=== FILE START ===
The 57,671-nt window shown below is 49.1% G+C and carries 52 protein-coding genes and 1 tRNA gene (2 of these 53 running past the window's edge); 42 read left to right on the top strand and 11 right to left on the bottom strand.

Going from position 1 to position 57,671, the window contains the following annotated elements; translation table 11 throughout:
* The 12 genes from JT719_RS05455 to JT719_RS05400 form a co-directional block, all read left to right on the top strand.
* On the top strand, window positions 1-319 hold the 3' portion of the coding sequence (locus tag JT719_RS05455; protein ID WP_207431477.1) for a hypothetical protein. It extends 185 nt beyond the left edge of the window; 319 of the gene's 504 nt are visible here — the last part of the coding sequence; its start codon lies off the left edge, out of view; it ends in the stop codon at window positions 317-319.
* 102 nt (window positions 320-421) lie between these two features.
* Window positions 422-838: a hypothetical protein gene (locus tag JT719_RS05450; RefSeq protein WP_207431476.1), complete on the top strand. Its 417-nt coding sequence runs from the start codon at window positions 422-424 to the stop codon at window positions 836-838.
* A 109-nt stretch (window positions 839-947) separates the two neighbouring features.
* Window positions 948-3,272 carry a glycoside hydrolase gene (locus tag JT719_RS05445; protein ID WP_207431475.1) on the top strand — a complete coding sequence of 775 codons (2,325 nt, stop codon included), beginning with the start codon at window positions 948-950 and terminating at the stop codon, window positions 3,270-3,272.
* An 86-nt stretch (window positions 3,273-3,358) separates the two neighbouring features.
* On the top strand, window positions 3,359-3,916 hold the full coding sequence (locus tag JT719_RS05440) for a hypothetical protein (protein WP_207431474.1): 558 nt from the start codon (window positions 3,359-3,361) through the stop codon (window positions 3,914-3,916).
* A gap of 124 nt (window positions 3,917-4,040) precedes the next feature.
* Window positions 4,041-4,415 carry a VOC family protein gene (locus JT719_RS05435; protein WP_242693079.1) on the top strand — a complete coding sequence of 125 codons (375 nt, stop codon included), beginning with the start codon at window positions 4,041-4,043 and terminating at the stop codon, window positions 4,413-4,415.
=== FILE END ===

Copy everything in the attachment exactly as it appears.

The 57,671-nt window shown below is 49.1% G+C and carries 52 protein-coding genes and 1 tRNA gene (2 of these 53 running past the window's edge); 42 read left to right on the top strand and 11 right to left on the bottom strand.

Going from position 1 to position 57,671, the window contains the following annotated elements; translation table 11 throughout:
* The 12 genes from JT719_RS05455 to JT719_RS05400 form a co-directional block, all read left to right on the top strand.
* On the top strand, window positions 1-319 hold the 3' portion of the coding sequence (locus tag JT719_RS05455; protein ID WP_207431477.1) for a hypothetical protein. It extends 185 nt beyond the left edge of the window; 319 of the gene's 504 nt are visible here — the last part of the coding sequence; its start codon lies off the left edge, out of view; it ends in the stop codon at window positions 317-319.
* 102 nt (window positions 320-421) lie between these two features.
* Window positions 422-838: a hypothetical protein gene (locus tag JT719_RS05450; RefSeq protein WP_207431476.1), complete on the top strand. Its 417-nt coding sequence runs from the start codon at window positions 422-424 to the stop codon at window positions 836-838.
* A 109-nt stretch (window positions 839-947) separates the two neighbouring features.
* Window positions 948-3,272 carry a glycoside hydrolase gene (locus tag JT719_RS05445; protein ID WP_207431475.1) on the top strand — a complete coding sequence of 775 codons (2,325 nt, stop codon included), beginning with the start codon at window positions 948-950 and terminating at the stop codon, window positions 3,270-3,272.
* An 86-nt stretch (window positions 3,273-3,358) separates the two neighbouring features.
* On the top strand, window positions 3,359-3,916 hold the full coding sequence (locus tag JT719_RS05440) for a hypothetical protein (protein WP_207431474.1): 558 nt from the start codon (window positions 3,359-3,361) through the stop codon (window positions 3,914-3,916).
* A gap of 124 nt (window positions 3,917-4,040) precedes the next feature.
* Window positions 4,041-4,415 carry a VOC family protein gene (locus JT719_RS05435; protein WP_242693079.1) on the top strand — a complete coding sequence of 125 codons (375 nt, stop codon included), beginning with the start codon at window positions 4,041-4,043 and terminating at the stop codon, window positions 4,413-4,415.